This is a pretty awe-inspiring statement. I don't know about you, but I always wished that some long lost relative would pass an amazing inheritance to me so that I could enjoy the fruits of my predecessor's labour. I realise that is a very lazy and selfish wish to have, but an inheritance is not something that you have to personally work for... you just accept it, and along with accepting the inheritance, you are accepting that you a part of that family.
The other night, our small group was looking at the beatitudes and we started to wonder what exactly 'inherit the whole earth' would look like. Obviously, the idea of inheritance implies that someone has died and has left property or legacy to be passed on to you, but what does our inheritance look like for those who believe in the death and resurrection of Jesus Christ? Jesus himself isn't even the only one who mentions our inheritance, because Paul speaks about it several times in the New Testament in a few different ways, yet they all seem to tease a future hope that comes from being children of God.
To begin with, what makes us children of God that we can be promised this inheritance (whatever it is) in the first place? Thankfully, the Apostle Paul did an amazing job of explaining the answer to that question saying that 'all who are led by the Spirit of God are children of God' (Romans 8 verse 14) and that 'the Spirit is God's guarantee that he will give us the inheritance he promised and that he has purchased us to be his own people' (Ephesians 1 verse 14).
So the answer in a nutshell is the Holy Spirit. The Holy Spirit is what makes us children of God. When we accept Christ as the Saviour and king of our lives, the Holy Spirit makes his home inside us, identifying us to God the Father as his very own people, chosen and set apart by God himself (Ephesians 1 verse 13). So, because we are his children, we are also treated as God's heirs - entitled to all that God possesses and promises. So with all that in mind, let's see if we can discover what this inheritance actually looks like!
First, we are promised that we will inherit the earth - the whole earth to be exact. While this certainly didn't make any sense to me to begin with, here's some insight that really helped me out from John Piper. He argues that because we are heirs of God, we will inherit what belongs to Him. According to Psalm 24 verse 1, 'The earth is the Lord's and all it contains'. So if we are heirs with Christ, then we will inherit the nations. Piper also points to the Apostle Paul's statement in 1 Corinthians 3 verse 22 that says 'all things belong to you, and you belong to Christ; and Christ belongs to God.' But what does that mean? It means that everything that God has created will - in the end, will serve our everlasting joy as God originally intended; we will rejoice in the inheritance of the world.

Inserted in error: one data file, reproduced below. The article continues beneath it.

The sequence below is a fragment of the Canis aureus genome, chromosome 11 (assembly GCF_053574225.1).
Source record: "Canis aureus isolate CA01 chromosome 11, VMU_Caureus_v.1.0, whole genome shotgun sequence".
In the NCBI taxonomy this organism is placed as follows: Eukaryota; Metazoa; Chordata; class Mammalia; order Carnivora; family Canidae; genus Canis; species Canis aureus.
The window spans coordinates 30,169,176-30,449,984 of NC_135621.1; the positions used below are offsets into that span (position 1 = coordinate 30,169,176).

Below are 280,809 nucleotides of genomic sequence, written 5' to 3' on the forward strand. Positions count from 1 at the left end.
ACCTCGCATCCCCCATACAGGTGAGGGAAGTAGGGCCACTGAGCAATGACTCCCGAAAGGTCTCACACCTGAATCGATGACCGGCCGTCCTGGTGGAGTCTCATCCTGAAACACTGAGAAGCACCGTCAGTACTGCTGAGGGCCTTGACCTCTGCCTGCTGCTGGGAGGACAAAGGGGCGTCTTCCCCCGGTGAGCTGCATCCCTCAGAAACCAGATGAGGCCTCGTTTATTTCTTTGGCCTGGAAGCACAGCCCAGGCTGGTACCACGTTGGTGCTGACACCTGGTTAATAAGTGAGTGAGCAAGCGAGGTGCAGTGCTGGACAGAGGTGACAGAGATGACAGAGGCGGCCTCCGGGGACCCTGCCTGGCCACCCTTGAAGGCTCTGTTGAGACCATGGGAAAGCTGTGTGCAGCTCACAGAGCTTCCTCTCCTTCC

Second, we will inherit God himself. More important and infinitely more valuable than inheriting the things that God has created, the greatest joy and biggest hope of our inheritance is that one day we will see and savour the glory of God himself,' (John Piper). The promise that is described in the last book of the Bible is a profound statement of God's original intention and future inheritance for mankind, 'Behold, the dwelling place of God is with man. He will dwell with them, and they will be his people, and God himself will be with them as their God,' (Revelation 21 verse 3). If we can look forward to the gifts of God in our inheritance and be excited, how much more should we be amazed and overjoyed at the inheritance we have in the giver - in God himself! We were made to be with him - how we should seek his fellowship daily to be ready for that great inheritance!
The final part of our inheritance involves our bodies being glorified. In Romans 8 verses 22-23, Paul says that 'we know that the whole creation has been groaning together in the pains of childbirth until now. And not only creation, but we ourselves, who have the first fruits of the Spirit, groan inwardly as we wait eagerly for adoption as sons - the redemption of our bodies.' In our final inheritance, our bodies will be glorified much in the same way that Christ's body was glorified - in essence we will be conformed to the image of the Son so that all our experiences will be from him, and through him and to him.
So how should this affect the way that we live the here-and-now? Well, it should certainly give us a new perspective by which we view our lives. It should make our journey towards that inheritance unencumbered by complaints, or idolatry, or selfishness - because we have so greater joy to look forward to.
John Newton put it like this: 'Suppose a man was going to New York to take possession of a large estate, and his [carriage] should break down a mile before he got to the city, which obliged him to walk the rest of the way; what a fool we should think him, if we saw him wringing his hands, and blubbering out all the remaining mile, "My [carriage] is broken! My [carriage] is broken!"
Let's not get bogged down with the state of our worldly carriage, all the while forgetting the amazing inheritance that we have in God.
(Richard Cecil, Memoirs of the Rev. John Newton, in The Works of the Rev. John Newton, Vol. 1, p. 108)
Blaine Packer is a graduate of Worldview Centre for Intercultural Studies who is passionate about media and mission. Currently residing in Launceston, Tasmania, Blaine is involved in both media and local ministry work at Door of Hope Christian Church.
Blaine Packer's previous articles may be viewed at www.pressserviceinternational.org/blaine-packer.html